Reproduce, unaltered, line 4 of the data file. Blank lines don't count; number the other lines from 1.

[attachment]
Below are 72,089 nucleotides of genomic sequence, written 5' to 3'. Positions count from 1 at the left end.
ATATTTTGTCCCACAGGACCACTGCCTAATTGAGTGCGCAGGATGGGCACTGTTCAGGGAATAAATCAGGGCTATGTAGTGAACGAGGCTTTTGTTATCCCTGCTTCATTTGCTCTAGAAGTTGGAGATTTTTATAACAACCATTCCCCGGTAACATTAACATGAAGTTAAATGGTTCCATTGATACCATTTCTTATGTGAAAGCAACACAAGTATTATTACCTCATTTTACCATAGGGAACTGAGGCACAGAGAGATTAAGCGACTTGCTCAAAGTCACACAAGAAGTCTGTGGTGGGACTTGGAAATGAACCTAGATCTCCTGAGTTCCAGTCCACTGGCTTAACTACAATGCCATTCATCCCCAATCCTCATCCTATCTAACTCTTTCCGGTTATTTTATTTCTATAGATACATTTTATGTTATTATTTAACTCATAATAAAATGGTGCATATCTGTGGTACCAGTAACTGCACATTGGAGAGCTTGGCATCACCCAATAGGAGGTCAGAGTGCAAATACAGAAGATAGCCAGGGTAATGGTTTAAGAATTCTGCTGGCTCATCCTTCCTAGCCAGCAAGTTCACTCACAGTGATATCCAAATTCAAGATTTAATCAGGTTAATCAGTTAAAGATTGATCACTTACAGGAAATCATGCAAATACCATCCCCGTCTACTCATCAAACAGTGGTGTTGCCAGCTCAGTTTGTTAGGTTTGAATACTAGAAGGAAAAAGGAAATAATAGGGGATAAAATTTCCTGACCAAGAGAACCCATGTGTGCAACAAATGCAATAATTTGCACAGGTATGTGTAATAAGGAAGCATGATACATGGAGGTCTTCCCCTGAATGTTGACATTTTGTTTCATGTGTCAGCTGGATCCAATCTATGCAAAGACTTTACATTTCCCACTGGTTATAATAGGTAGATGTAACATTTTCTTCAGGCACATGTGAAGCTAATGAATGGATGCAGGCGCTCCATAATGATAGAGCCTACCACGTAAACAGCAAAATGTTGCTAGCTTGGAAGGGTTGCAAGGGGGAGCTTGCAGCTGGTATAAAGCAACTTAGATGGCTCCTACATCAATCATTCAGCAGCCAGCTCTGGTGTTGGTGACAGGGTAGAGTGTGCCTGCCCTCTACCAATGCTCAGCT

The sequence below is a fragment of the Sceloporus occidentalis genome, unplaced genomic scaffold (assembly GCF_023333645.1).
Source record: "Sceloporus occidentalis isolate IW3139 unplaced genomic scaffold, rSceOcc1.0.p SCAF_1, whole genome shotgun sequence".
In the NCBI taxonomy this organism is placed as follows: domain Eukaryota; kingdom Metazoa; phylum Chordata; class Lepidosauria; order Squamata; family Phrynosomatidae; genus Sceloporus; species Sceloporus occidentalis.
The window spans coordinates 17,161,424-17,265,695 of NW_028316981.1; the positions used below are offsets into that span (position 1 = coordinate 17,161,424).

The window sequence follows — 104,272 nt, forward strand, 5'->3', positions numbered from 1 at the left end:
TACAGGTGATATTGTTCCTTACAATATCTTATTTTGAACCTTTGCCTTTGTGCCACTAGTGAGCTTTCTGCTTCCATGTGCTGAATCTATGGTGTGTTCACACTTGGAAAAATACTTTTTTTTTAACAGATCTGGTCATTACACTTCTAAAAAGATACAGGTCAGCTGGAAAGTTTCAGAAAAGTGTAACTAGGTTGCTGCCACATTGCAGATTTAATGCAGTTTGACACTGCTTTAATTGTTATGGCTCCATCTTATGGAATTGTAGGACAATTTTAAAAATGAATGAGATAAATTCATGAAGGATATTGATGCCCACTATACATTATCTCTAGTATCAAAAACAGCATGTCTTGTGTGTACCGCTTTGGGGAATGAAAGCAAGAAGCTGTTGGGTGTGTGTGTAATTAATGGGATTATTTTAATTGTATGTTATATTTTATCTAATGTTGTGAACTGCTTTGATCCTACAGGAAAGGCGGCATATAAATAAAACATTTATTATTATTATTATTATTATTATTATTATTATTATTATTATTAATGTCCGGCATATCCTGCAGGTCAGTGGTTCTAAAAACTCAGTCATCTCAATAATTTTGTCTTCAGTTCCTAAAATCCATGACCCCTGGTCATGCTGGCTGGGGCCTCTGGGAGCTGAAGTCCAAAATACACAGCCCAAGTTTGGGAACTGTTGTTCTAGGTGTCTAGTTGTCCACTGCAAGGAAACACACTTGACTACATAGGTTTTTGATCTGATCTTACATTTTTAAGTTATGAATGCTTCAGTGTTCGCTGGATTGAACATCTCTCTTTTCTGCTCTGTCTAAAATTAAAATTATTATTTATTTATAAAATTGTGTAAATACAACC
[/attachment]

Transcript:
Source record: "Sceloporus occidentalis isolate IW3139 unplaced genomic scaffold, rSceOcc1.0.p SCAF_1, whole genome shotgun sequence".